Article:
Tuesday, August 23, 2016

(A Short) Song of Myself

There are things I've failed to link to and - by some miracle, since I seem to be blogging again - here are a couple of things I've been doing.

Some time in the summer, Janice Pariat asked me to send her some poems, there: irreverence, so she could curate six poets' works for Poetry at Sangam's July issue. Because I haven't really been writing much, it was a struggle to find anything that was unpublished, much less truly irreverent. I sent her something anyway, and here they are: 'Untitled' and 'Three False Starts and a Conclusion'.

Earlier even, in the year, I was one of the poets participating in the Poets Translating Poets marathon that the Goethe Institut had been doing since 2015. In February, the carnival made a pit stop in Hyderabad, bringing German poets Sylvia Geist and Tom Schulz, as well as Jeet Thayil (Hyderabad was where the anglophone English poets were going to meet the German poets). 

We worked for four days translating each others' poems and it was intense and for me a little bit scary, never having translated anything before. But as the days went on, it was also very energising.*

Once that part was over and the readings happened at Kala Ghoda in Feb, it all subsided for a bit, though we knew there was more in the pipeline.

That happens now. Since the summer, poets have been travelling to Germany, to literature festivals where they read with the poets they've translated and been translated by.

This is one of the four readings I'll be doing in Germany is September. There are others in Dresden, Leipzig, and - after Berlin - Hamburg.**

(All things considered, I've stretched out a very short song into a long one.)


*In my usual fashion, I assumed this was a signal that I would be unusually productive in my own writing. I never learn.

**Needless to say, if any one reading this is going to be in Germany between the 14th and the 23rd of Sept, mail me! 

Monday, August 22, 2016

Not Who but How to Move the Cheese

In Monday morning frivolity, this entire thread on cheese and the replies that follow (which I am still reading), for your delectation.

But first, here's the problem:
For complicated / irrelevant reasons a friend has suddenly acquired 18 pounds of Red Leicester cheese. It is good quality. However (again, complicated reasons) the cheese must be moved, used or transformed into something else within the next 72 hours or so.

My friend lives mostly on his own, so can't have a cheese party, and does not want the neighbors finding out about this cheese anyway so cannot invite them. He can't eat it all in this time for health reasons (18 pounds). There are no food banks nearby he can donate to, and moving the cheese is problematic anyway (though not impossible). He can cook, though not to a great extent. It would be a shame for this cheese to just be disposed of; what else could he do with it? Are there recipes that can use up 18 pounds of cheese and transform it into (preferably) foodstuff that are not cheese-centric?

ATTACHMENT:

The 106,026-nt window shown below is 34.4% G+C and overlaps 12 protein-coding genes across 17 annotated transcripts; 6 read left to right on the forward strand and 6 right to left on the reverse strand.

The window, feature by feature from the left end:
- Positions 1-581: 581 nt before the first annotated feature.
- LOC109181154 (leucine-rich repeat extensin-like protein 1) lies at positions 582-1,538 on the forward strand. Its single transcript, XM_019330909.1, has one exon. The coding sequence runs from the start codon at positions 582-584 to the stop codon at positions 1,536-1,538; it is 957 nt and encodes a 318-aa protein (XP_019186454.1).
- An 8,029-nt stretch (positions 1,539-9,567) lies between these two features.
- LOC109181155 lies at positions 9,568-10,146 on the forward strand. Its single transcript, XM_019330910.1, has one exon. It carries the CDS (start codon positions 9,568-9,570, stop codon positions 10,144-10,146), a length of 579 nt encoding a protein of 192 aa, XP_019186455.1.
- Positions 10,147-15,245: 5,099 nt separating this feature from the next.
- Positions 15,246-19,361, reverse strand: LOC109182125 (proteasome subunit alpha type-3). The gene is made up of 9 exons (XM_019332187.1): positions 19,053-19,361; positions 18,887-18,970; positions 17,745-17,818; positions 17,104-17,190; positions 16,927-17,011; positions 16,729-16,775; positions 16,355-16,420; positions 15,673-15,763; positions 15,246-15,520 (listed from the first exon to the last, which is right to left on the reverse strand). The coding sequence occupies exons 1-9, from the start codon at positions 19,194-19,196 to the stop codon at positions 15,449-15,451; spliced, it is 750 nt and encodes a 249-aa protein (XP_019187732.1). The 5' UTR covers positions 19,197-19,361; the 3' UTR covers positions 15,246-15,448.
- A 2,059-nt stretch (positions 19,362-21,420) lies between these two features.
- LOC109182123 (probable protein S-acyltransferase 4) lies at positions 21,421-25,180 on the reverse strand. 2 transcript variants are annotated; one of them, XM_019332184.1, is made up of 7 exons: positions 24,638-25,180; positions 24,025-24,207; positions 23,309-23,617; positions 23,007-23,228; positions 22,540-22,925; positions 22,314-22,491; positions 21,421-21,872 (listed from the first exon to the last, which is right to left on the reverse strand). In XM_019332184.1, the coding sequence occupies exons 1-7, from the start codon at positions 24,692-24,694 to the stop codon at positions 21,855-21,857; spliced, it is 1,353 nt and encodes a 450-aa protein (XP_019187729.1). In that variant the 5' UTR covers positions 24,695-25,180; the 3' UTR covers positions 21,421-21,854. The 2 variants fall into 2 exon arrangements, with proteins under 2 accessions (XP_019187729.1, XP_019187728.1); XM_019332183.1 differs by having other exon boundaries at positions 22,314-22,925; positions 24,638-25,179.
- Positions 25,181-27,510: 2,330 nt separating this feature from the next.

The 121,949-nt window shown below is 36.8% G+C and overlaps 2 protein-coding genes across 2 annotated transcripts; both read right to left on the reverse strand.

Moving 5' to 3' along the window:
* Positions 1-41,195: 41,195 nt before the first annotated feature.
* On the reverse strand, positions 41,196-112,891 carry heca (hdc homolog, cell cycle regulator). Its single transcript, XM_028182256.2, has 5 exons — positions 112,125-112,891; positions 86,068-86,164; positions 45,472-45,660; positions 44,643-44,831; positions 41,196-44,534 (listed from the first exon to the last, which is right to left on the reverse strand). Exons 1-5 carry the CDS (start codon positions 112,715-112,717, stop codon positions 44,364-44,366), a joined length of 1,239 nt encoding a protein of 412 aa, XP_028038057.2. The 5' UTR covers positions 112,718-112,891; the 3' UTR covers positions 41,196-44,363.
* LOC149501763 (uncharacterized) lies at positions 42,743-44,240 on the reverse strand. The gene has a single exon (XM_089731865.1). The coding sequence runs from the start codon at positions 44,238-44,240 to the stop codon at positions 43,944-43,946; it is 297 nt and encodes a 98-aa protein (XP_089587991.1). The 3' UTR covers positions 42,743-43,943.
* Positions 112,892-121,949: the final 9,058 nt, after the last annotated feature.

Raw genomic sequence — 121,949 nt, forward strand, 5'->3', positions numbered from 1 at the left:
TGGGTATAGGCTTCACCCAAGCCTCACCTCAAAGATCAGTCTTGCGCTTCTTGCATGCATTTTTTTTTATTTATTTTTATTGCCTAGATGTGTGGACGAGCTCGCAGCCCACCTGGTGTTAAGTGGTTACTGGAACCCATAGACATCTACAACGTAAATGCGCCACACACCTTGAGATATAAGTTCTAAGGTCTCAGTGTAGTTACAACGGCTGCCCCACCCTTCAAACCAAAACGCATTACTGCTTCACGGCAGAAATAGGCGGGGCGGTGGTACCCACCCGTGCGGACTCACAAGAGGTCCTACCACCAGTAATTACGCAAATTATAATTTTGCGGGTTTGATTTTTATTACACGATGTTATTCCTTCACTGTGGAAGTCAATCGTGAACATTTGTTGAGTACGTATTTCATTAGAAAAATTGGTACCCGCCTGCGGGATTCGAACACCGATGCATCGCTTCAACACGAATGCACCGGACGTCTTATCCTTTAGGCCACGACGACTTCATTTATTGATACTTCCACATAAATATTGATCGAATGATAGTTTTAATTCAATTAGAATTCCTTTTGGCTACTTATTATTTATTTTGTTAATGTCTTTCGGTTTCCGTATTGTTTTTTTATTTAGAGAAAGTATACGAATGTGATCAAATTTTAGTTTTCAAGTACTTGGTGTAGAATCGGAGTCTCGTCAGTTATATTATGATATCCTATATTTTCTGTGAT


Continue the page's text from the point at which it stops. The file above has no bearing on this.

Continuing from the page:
Via the amazing Aisha, who is off in Ireland watching Mohenjo Daro (and is also probably looking through cartons of papers).

Sunday, August 21, 2016

Suddenly there are links

Hello. It's been a long time, been a long time, been a long time. There are things I've been reading and liking on twitter and then I thought of this place so here are links to things.

1. Bezwada Wilson, who won the Magsaysay Award recently, in an interview with Business Standard (behind the paywall, unfortunately. I'm not even sure how I managed to read the whole thing, but I did, via someone on twitter) strongly critical of the PM and the Guajarat Govt and it's police. Words to the effect of how the PM saying 'don't shoot them, shoot me' is silly theatrics because the ruling party, being a majority, should be perfectly capable of making sure the rule of law is obeyed. He also talks about the protests in Una, among other things.

2. Madhusree Mukerjee's review of Sonia Faleiro's 13 Men. Faleiro's book is an investigation into the reported gang rape of an adivasi girl in Subalpur. Mukerjee, who also investigated the event in depth, has several critiques to make of Faleiro's book.
As it happens, I have also investigated the case at length, and studied the available documents in their original script (English and Bengali). I concluded, however, that the official story, which is also Faleiro’s, is about as believable as the tiger story in Life of Pi. It’s such a thrilling story, though – such a perfect fit with mainstream notions of rural primitivism, which we, as the ‘modern’ and the ‘enlightened’, are striving to eradicate – that it effortlessly assumes the mantle of truth. A rape may have indeed taken place (it is hard to know for sure) but the evidence adduced to convict all 13 men, and even more significantly, to condemn systems of justice that are crucial to adivasi identity and autonomy, is exceedingly thin. In what follows I will tell both stories, including some evidence that Faleiro left out, and let the reader decide whether justice has been served or ravished.